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Kampala Working Group Research is Published in The Palgrave Handbook on Race and the Arts in Education

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Emma Wolukau-Wanambwa of the Kampala Working Group had her essay, ‘Margaret Trowell’s School of Art, or How to Keep the Children’s Work Really African’ published in 2018 inThe Palgrave Handbook on Race and the Arts in Education, which was edited by Amelia M. Kraehe, Stephen B. Carpenter II and Rubén Gaztambide Fernández of the Another Roadmap Toronto Working Group.

The Palgrave Handbook on Race and the Arts in Education is the first edited volume to examine how race operates in and through the arts in education. Until now, no single source has brought together such an expansive and interdisciplinary collection in exploration of the ways in which music, visual art, theater, dance, and popular culture intertwine with racist ideologies and race-making. Drawing on Critical Race Theory, contributing authors bring an international perspective to questions of racism and anti-racist interventions in the arts in education. The book’s introduction provides a guiding framework for understanding the arts as white property in schools, museums, and informal education spaces.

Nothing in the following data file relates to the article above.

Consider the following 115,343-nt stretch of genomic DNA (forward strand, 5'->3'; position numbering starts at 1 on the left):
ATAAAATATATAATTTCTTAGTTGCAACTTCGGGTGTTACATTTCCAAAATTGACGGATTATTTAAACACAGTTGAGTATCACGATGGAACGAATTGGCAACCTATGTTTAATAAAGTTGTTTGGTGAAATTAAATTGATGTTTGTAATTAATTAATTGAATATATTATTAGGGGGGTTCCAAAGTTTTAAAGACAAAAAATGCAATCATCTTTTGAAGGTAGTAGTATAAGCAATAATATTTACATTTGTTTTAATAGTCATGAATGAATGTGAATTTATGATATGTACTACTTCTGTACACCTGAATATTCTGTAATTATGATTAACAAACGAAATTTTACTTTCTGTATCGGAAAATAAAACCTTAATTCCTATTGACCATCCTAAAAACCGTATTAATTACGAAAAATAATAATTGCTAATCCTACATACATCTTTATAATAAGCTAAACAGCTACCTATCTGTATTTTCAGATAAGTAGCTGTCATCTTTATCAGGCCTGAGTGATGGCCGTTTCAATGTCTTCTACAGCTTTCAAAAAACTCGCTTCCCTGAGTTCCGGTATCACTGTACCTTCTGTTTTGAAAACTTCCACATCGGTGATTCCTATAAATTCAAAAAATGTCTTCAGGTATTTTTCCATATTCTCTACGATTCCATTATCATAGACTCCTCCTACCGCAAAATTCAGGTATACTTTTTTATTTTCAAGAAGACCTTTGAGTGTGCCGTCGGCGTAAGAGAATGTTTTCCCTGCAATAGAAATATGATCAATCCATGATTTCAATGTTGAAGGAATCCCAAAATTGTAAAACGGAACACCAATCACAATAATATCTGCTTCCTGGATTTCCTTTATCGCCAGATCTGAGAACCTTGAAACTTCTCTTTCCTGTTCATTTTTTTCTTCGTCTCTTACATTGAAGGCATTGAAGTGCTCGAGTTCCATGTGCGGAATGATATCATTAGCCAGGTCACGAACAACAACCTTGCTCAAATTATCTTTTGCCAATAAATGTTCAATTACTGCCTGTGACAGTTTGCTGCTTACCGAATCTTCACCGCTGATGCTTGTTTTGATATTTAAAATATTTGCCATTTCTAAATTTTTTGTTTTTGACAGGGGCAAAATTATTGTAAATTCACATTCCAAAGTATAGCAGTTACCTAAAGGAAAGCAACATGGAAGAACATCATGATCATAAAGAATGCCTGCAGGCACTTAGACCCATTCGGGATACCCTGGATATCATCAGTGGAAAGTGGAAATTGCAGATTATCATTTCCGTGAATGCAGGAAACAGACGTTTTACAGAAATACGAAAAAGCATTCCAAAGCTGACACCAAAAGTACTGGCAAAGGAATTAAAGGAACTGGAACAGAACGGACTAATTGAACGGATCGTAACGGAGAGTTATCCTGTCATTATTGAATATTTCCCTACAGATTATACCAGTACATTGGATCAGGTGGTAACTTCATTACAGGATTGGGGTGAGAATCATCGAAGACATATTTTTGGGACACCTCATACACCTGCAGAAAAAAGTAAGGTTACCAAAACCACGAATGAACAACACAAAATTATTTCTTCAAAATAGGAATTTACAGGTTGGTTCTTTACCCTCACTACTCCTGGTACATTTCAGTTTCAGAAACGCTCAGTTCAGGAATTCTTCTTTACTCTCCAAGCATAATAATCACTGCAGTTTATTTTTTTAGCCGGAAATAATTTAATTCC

Each section is organized thematically around historical, discursive, empirical, and personal dimensions of the arts in education. This handbook is essential reading for students, educators, artists, and researchers across the fields of visual and performing arts education, educational foundations, multicultural education, and curriculum and instruction. Emma’s essay concerns the work of a White British woman named Margaret Trowell (1903–1989), who founded anglophone East Africa’s first “professional” school of fine art in the Uganda Protectorate in the 1930s. Trowell is still popularly remembered in Uganda as someone who, contrary to the dominant European views of her day, genuinely believed in Africans’ creative abilities and championed their artistic expression. However, Emma argues that both her pedagogical theories and her teaching practice were strongly influenced by colonial government policy and that as a consequence her stated commitment to supporting the development of a “true African tradition of art” was far less emancipatory than it at first appeared.

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